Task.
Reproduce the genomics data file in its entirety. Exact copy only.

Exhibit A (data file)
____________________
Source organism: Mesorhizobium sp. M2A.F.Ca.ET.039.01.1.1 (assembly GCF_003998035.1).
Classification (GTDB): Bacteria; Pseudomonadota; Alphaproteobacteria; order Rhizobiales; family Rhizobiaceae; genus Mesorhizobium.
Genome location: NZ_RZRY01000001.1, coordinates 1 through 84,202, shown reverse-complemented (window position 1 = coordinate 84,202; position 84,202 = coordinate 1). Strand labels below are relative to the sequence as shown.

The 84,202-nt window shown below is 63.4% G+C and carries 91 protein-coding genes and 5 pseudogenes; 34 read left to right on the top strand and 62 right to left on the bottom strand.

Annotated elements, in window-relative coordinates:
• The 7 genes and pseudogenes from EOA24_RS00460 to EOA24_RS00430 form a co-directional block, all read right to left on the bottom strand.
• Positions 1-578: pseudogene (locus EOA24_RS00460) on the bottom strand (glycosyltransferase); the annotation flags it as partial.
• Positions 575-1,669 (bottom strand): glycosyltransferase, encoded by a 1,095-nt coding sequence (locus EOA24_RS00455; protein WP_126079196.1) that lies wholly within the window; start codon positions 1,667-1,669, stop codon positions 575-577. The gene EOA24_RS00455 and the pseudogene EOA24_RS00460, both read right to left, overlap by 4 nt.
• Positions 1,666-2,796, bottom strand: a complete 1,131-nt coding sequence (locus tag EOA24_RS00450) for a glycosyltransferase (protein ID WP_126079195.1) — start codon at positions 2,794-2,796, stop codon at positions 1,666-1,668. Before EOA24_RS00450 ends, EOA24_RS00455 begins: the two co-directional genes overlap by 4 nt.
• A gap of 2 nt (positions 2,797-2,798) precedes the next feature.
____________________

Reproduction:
Source organism: Mesorhizobium sp. M2A.F.Ca.ET.039.01.1.1 (assembly GCF_003998035.1).
Classification (GTDB): Bacteria; Pseudomonadota; Alphaproteobacteria; order Rhizobiales; family Rhizobiaceae; genus Mesorhizobium.
Genome location: NZ_RZRY01000001.1, coordinates 1 through 84,202, shown reverse-complemented (window position 1 = coordinate 84,202; position 84,202 = coordinate 1). Strand labels below are relative to the sequence as shown.

The 84,202-nt window shown below is 63.4% G+C and carries 91 protein-coding genes and 5 pseudogenes; 34 read left to right on the top strand and 62 right to left on the bottom strand.

Annotated elements, in window-relative coordinates:
• The 7 genes and pseudogenes from EOA24_RS00460 to EOA24_RS00430 form a co-directional block, all read right to left on the bottom strand.
• Positions 1-578: pseudogene (locus EOA24_RS00460) on the bottom strand (glycosyltransferase); the annotation flags it as partial.
• Positions 575-1,669 (bottom strand): glycosyltransferase, encoded by a 1,095-nt coding sequence (locus EOA24_RS00455; protein WP_126079196.1) that lies wholly within the window; start codon positions 1,667-1,669, stop codon positions 575-577. The gene EOA24_RS00455 and the pseudogene EOA24_RS00460, both read right to left, overlap by 4 nt.
• Positions 1,666-2,796, bottom strand: a complete 1,131-nt coding sequence (locus tag EOA24_RS00450) for a glycosyltransferase (protein ID WP_126079195.1) — start codon at positions 2,794-2,796, stop codon at positions 1,666-1,668. Before EOA24_RS00450 ends, EOA24_RS00455 begins: the two co-directional genes overlap by 4 nt.
• A gap of 2 nt (positions 2,797-2,798) precedes the next feature.